“It is no night to drown in:/A full moon, river lapsing/Black beneath bland mirror-sheen.” I hear Plath again. That poem my mother used to half sing before bed, at the dinner table, any time her mind wandered. I hear it in the back of my mind as I watch the ocean off of Cape Cod and consider swimming too far out. Slipping further, there’s always a moment when I might just drown, just…let it happen.
They let Barry Larsen out of prison last week. It took a while for the letter, an official-looking piece of paper stamped with the crest of the Commonwealth of Massachusetts, to come but I knew he might get parole. It’s only some-of-my-business, maybe, in some circumstances, it’s none-of-my-business and I have tried to keep my distance since we’re still basically strangers.
I remember the day I learned his daughter, Heather, had been killed. It was a week after I’d found out about her affair with my husband. In that time I’d kicked Theo out of our home. I’d tried to ignore Heather, who was one of my English 201: Introduction to Modernism students at the college where I teach. I’d tried to stick my head in the sand I was so angry at the two of them and then I’d found out Heather had died, her cousin had beaten her to death and her father had given him the keys to the warehouse where he did it. After that there was no room for my anger. No room for anything but sorrow and guilt and I kept my distance from Heather and her family, knowing that was what they’d want.
Tonight all I can hear as I stare out at the ocean, at Cape Cod, is this damned Sylvia Plath poetry my mother used to whisper to me when I couldn’t sleep. I look out at the ocean just past the waves breaking. When they’re breaking they might bring you in. It’s when they stop, when they remain calm a long way out, that’s when you know you’ve gone too far. That’s when to worry.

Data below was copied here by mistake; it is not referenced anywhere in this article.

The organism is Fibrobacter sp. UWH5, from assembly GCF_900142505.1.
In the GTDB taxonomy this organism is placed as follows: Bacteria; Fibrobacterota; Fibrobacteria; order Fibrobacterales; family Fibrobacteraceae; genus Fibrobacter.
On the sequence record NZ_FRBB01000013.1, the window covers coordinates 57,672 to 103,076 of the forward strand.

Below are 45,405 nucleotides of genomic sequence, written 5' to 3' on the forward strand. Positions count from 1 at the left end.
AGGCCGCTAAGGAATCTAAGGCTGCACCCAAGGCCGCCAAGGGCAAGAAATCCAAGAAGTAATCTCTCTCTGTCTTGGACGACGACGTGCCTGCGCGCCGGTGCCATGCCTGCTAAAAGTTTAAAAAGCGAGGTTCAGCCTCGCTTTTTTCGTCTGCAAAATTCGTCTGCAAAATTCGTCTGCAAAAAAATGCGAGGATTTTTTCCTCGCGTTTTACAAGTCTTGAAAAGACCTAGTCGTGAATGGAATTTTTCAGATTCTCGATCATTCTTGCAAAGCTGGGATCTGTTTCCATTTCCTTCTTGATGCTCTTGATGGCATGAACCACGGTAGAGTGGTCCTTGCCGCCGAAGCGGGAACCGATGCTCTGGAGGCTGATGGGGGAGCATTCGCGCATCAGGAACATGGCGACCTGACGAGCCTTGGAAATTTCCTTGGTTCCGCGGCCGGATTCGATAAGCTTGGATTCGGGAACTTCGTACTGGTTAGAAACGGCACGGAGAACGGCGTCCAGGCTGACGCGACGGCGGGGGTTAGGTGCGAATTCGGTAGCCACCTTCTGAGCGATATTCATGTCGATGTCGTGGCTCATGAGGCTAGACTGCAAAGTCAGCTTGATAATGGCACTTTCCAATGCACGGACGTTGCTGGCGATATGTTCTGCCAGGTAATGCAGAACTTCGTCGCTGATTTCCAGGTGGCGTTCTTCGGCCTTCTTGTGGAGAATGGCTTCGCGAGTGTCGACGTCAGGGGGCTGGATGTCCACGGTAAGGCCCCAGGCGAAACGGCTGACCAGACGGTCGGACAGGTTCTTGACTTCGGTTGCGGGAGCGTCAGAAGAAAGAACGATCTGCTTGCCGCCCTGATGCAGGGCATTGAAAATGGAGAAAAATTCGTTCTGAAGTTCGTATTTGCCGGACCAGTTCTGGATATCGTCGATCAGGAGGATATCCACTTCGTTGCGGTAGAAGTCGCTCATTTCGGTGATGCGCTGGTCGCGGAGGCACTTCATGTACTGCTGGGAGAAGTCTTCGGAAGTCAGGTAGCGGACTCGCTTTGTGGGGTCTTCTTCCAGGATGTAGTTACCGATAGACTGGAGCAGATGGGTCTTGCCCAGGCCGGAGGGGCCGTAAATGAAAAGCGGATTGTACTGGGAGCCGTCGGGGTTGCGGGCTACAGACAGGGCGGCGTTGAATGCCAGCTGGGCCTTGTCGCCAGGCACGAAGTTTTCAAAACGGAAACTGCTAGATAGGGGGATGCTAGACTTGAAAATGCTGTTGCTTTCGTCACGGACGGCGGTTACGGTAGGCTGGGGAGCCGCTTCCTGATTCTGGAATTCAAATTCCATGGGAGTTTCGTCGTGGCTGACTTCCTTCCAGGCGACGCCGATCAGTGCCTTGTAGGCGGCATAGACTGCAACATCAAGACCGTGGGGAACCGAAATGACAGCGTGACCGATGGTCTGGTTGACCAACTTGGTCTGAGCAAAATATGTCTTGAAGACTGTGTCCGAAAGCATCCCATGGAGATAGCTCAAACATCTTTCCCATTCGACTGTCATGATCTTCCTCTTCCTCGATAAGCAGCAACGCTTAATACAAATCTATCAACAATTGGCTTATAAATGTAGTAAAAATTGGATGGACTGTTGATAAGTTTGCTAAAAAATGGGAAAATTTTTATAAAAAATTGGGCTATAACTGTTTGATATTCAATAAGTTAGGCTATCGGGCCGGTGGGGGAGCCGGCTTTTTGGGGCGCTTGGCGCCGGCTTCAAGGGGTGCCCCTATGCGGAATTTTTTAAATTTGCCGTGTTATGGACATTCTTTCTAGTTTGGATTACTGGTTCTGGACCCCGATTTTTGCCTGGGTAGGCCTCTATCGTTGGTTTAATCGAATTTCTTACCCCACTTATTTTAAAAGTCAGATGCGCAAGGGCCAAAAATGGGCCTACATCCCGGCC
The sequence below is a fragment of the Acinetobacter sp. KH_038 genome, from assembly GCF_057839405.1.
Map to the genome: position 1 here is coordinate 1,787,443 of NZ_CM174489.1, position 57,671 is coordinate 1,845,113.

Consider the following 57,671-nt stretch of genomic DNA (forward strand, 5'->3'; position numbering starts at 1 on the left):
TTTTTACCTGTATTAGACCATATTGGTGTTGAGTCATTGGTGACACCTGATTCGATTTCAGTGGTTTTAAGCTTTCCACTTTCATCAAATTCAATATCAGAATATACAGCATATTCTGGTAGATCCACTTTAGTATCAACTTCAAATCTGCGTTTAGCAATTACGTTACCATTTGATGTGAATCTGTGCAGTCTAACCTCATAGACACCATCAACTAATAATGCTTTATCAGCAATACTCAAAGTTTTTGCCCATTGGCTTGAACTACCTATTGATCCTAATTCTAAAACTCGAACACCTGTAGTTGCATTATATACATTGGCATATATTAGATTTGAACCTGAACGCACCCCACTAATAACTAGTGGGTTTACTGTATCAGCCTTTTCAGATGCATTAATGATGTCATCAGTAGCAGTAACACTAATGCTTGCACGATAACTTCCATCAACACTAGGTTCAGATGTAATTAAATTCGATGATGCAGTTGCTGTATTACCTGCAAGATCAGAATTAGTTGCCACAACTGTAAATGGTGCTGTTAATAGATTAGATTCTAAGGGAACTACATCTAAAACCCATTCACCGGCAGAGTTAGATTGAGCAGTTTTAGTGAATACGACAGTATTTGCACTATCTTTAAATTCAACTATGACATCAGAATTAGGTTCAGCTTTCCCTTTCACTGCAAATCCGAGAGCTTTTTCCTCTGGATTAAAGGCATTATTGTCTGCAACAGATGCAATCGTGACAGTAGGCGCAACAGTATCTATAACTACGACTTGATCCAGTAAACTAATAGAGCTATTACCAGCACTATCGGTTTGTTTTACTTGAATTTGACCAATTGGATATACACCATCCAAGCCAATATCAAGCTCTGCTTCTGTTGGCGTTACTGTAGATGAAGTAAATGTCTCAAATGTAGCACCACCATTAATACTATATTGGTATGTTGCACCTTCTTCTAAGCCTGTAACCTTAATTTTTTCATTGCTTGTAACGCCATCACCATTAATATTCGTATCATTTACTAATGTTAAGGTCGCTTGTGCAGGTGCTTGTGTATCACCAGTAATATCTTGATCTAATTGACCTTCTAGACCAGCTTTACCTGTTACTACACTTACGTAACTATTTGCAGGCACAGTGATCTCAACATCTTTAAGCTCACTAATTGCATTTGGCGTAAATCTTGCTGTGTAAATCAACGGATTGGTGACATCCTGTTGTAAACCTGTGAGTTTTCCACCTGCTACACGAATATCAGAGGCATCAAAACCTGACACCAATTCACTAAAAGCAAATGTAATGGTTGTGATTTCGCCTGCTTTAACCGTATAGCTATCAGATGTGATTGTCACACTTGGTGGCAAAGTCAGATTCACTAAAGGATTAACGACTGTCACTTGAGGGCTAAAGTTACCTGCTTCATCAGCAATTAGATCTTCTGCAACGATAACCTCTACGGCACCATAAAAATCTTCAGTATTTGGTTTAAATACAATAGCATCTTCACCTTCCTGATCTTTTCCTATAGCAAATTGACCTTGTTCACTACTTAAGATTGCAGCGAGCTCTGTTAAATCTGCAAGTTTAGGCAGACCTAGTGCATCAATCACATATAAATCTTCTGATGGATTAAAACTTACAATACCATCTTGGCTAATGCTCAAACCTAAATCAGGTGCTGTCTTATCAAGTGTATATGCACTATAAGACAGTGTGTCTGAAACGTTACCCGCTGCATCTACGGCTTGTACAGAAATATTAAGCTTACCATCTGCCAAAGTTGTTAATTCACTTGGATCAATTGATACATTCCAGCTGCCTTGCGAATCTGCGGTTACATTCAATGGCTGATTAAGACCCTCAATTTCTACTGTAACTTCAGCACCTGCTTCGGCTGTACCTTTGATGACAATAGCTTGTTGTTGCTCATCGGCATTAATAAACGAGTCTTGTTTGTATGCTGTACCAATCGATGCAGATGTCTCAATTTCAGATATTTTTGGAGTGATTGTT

“The blue water-mists dropping/Scrim after scrim like fishnets/Though fishermen are sleeping.”The Lorelei, “Lorelei,” a Sylvia Plath poem I loved as a child because we shared the name. My mother loved the poem as well. She’d been one of those post 70s feminists in the early 80s and my father always said she used to walk around the house on Cape Cod, her belly a great round mound, “like the moon, she used to say, but I think she got that from somewhere,” my father once told me. She’d walk around singing this Plath poem to me. “Lorelei, The Lorelei,” she’d say. “A woman who could control men with a single gaze. She’d just look at them and they’d fall in love with her. Such raw power. A woman needs that.” She was older when she had me, in her late 30s. She was not supposed to be able to get pregnant, she used to say. I was her little miracle, she’d continue on her good days. On her bad days all her words were poison and she’d spit them with such vitriol that it took me into my adulthood to truly come to turns with the things she said.
Reprinted courtesy of Bedazzled Ink Publishing.
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